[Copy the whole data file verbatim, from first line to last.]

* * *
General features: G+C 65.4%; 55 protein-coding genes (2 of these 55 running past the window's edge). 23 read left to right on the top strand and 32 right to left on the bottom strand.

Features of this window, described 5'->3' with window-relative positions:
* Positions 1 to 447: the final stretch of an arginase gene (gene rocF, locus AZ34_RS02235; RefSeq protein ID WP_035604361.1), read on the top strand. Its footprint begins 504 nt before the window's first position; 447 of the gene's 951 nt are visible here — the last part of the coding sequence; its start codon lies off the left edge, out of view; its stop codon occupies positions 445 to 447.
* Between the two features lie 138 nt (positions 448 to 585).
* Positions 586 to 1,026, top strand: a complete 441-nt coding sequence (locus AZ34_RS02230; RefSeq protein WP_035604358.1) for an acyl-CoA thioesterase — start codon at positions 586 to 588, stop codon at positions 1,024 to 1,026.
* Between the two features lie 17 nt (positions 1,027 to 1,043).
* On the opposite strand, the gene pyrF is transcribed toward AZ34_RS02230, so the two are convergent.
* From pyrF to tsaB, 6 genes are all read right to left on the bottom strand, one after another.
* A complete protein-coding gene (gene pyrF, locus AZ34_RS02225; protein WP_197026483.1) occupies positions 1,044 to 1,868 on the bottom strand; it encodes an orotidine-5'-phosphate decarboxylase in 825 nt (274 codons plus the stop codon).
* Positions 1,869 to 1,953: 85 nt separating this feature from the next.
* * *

General features: G+C 65.4%; 55 protein-coding genes (2 of these 55 running past the window's edge). 23 read left to right on the top strand and 32 right to left on the bottom strand.

Features of this window, described 5'->3' with window-relative positions:
* Positions 1 to 447: the final stretch of an arginase gene (gene rocF, locus AZ34_RS02235; RefSeq protein ID WP_035604361.1), read on the top strand. Its footprint begins 504 nt before the window's first position; 447 of the gene's 951 nt are visible here — the last part of the coding sequence; its start codon lies off the left edge, out of view; its stop codon occupies positions 445 to 447.
* Between the two features lie 138 nt (positions 448 to 585).
* Positions 586 to 1,026, top strand: a complete 441-nt coding sequence (locus AZ34_RS02230; RefSeq protein WP_035604358.1) for an acyl-CoA thioesterase — start codon at positions 586 to 588, stop codon at positions 1,024 to 1,026.
* Between the two features lie 17 nt (positions 1,027 to 1,043).
* On the opposite strand, the gene pyrF is transcribed toward AZ34_RS02230, so the two are convergent.
* From pyrF to tsaB, 6 genes are all read right to left on the bottom strand, one after another.
* A complete protein-coding gene (gene pyrF, locus AZ34_RS02225; protein WP_197026483.1) occupies positions 1,044 to 1,868 on the bottom strand; it encodes an orotidine-5'-phosphate decarboxylase in 825 nt (274 codons plus the stop codon).
* Positions 1,869 to 1,953: 85 nt separating this feature from the next.